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New to herbs

Posted by amethystkorn (My Page) on
Fri, Jun 7, 13 at 19:10

My 7 year old wanted to start an indoor garden so I went to Lowe's and bought a little 3 herb kit with basil, parsley, and chives. Now I realize I have no idea what to do with it. I would like some advice on how to harvest, store and use these herbs. So far I have clipped the plants but have no idea how to store the herbs for use or how to use them in cooking. Thanks in advance for helping out this amateur.

Follow-Up Postings:

RE: New to herbs

Chives, you can leave until you're ready to use them, then cut whole stems (leaves) about 1" above the soil level. They'll regrow. You can cut the whole clump, or just a few. Then, unless you have wonderful knife skills, the easiest way to chop them is with a kitchen shears. They can be dried or frozen as well. If you dry them, they'll need to be snipped into pieces prior to drying, or you'll get hay.

Parsley is similar in the way it's harvested--cut whole stems at just above ground level. If needed, you can keep cut stems in the fridge, though a glass of water on the counter works as well. I'm not a fan of dried parsley, but it does freeze. Wash and dry thoroughly, then just place whole stems in a zip bag and in the freezer, pulling out what you need.

For basil, it is best to harvest the tops of stems--about 1/3 at a time, rather than whole stems, though you can grab just a leaf or two too. It keeps great placing the stem in a glass on the counter, though if left too long will begin to root and you'll have another plant. Can be dried, but is better frozen, same as parsley.

As for use in cooking--that's a whole subject. Basically, learn the flavors, then just add them where it suits you. Chives have a mild onion flavor--good with potatoes, salads, etc. Parsley is a nice 'green' flavor that can be almost citrusy. It actually goes in just about anything. Basil can add a hint of anise (licorice) and is great with tomatoes. Also really great on things like pizza or in grilled cheese sandwiches.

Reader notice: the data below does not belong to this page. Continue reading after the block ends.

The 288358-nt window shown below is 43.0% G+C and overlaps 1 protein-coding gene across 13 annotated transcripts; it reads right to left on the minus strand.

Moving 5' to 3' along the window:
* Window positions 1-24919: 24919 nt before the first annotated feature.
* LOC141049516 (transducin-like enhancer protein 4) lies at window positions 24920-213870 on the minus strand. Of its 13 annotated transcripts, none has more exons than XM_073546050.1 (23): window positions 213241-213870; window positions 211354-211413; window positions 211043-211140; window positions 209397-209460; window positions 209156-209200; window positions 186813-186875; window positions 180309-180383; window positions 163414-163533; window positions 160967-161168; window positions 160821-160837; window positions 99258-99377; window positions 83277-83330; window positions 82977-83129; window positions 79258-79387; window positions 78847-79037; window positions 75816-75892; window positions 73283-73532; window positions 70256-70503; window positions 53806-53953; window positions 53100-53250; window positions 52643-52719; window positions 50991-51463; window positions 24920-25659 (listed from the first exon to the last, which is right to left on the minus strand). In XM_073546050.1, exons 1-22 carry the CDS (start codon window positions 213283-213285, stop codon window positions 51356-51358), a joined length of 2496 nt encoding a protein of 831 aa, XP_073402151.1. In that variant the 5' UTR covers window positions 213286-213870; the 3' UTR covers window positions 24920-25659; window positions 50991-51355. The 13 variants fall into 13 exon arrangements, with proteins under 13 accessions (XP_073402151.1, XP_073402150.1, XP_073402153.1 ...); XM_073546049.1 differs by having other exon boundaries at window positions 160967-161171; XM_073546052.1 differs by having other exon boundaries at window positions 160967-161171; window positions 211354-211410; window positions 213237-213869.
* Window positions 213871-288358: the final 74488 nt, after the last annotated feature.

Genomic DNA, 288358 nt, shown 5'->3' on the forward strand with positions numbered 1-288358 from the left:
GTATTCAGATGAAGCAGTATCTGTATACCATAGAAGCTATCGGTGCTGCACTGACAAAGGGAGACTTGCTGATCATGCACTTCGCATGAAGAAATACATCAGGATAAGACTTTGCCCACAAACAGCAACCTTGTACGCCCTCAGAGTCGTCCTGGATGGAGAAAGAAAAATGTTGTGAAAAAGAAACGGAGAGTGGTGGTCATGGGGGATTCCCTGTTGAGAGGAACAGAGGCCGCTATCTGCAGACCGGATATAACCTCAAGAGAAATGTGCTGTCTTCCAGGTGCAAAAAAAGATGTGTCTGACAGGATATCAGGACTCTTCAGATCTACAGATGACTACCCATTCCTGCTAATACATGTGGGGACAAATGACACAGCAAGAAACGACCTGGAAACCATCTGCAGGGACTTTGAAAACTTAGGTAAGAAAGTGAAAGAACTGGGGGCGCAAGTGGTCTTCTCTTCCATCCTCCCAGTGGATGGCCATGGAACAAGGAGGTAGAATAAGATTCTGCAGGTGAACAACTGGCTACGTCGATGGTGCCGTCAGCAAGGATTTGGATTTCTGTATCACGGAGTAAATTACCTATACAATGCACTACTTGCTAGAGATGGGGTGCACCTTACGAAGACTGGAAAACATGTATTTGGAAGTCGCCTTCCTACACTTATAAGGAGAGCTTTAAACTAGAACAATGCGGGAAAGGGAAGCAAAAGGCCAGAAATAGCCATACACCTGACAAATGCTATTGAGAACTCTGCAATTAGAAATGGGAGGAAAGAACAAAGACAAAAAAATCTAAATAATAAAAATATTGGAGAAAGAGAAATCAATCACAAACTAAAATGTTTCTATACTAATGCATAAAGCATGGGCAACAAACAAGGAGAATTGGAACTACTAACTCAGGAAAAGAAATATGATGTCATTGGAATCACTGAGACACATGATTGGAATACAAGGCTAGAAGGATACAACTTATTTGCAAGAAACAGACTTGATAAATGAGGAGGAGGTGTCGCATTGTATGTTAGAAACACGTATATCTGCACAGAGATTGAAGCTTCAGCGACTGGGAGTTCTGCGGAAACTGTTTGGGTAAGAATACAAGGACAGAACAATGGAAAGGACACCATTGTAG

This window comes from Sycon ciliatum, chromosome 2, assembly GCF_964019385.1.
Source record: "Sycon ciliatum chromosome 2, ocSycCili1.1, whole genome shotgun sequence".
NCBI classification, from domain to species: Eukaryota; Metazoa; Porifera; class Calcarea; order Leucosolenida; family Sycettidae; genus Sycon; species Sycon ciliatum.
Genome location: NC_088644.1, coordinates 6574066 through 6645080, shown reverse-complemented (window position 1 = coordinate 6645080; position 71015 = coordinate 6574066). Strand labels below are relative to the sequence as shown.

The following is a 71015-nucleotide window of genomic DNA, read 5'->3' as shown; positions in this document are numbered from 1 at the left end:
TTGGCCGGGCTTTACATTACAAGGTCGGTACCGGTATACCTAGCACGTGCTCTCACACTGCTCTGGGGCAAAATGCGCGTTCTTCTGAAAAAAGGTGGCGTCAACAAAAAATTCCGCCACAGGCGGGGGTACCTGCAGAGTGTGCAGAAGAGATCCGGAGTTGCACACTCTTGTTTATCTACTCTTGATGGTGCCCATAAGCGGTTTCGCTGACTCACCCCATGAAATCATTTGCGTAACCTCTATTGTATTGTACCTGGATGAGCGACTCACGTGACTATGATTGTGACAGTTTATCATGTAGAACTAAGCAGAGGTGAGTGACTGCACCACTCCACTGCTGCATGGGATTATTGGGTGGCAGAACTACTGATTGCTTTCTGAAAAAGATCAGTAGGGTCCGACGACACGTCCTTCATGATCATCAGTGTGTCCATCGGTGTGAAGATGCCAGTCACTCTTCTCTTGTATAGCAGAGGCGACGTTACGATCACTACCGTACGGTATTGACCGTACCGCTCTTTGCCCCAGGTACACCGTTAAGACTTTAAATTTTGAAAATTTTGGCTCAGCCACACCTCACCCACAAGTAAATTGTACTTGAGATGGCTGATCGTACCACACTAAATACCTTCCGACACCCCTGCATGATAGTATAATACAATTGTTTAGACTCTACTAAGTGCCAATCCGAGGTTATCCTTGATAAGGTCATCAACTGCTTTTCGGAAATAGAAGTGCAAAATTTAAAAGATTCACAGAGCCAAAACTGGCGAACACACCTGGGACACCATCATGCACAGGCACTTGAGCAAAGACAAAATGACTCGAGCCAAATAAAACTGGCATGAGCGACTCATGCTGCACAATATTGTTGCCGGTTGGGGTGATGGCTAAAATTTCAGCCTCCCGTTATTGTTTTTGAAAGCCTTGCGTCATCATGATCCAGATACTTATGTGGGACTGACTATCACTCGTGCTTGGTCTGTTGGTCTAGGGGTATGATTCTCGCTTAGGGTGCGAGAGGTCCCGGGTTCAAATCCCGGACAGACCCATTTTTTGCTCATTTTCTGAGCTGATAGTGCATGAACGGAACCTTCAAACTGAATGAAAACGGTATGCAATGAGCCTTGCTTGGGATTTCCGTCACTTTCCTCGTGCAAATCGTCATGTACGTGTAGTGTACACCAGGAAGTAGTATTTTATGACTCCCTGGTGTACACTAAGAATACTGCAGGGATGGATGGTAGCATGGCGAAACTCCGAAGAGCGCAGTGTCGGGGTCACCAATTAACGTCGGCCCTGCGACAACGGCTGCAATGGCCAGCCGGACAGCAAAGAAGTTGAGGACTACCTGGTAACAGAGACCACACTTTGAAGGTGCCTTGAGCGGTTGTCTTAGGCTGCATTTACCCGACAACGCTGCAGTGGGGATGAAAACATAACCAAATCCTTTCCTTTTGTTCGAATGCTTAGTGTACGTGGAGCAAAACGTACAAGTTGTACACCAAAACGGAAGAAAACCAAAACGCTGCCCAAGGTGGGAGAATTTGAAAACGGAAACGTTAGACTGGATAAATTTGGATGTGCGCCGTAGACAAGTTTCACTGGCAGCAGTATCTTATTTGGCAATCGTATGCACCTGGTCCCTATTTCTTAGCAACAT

RE: New to herbs

After your plants get started, be sure to give them as much light as you can because these herbs usually grow outside in the full sun. Chives is a nice perennial for outside gardens in most of the US except the most southern parts of the country. If you have space outdoors you may wish to consider moving them there.


RE: New to herbs

  • Posted by jll0306 9/ Sunset 18/High De (My Page) on
    Sat, Jun 8, 13 at 9:02

I love that this was your child's idea!!!!

S/he might enjoy watching the basil root and make a new plant. Be sure to let him/her smell it. It's a very distinctive smell, stronger than parsley or chives.

One of the best ways to encourage gardening is to show how the produce is used in food. Chop some chives into scrambled eggs, or put them on a baked potato with sour cream and butter.

Basil is good,chopped and sprinkled over tomatoes and then marinated for an hour or so in Balsamic vinegar. Or layered with tomato slices and fresh mozarella cheese....the kind that comes in a ball, not the string kind.

Curly parsley makes a lovely garnish, and is often eaten as a breath freshener after a meal. Flat parsley is wonderful in any Italian dish.

Another indoor gardening project the two of you might enjoy is rooting a sweet potato in water and letting the vines grow up strings thumbtacked to a wall or run up to a curtain rod.


RE: New to herbs

Thank you so much for the all the help! Balloonflower Thank you SO much! I appreciate the detail you have given me; it definitely helps!

fatamorgana I will keep that idea in mind when I'm in a position to have an outside garden.

jll0306 Thank you for the additional ideas to do with my child. I've never been that great of a plant keeper. I started some strawberries with these herbs that apparently got infested with these little clear worms and white fuzzy moss type stuff on the soil and only one plant grew at all; so I'm definitely on the look out for more ways to bond with my kiddos and the 7 year old just loves gardening. She helps one of our neighbors with their outdoor garden every year.

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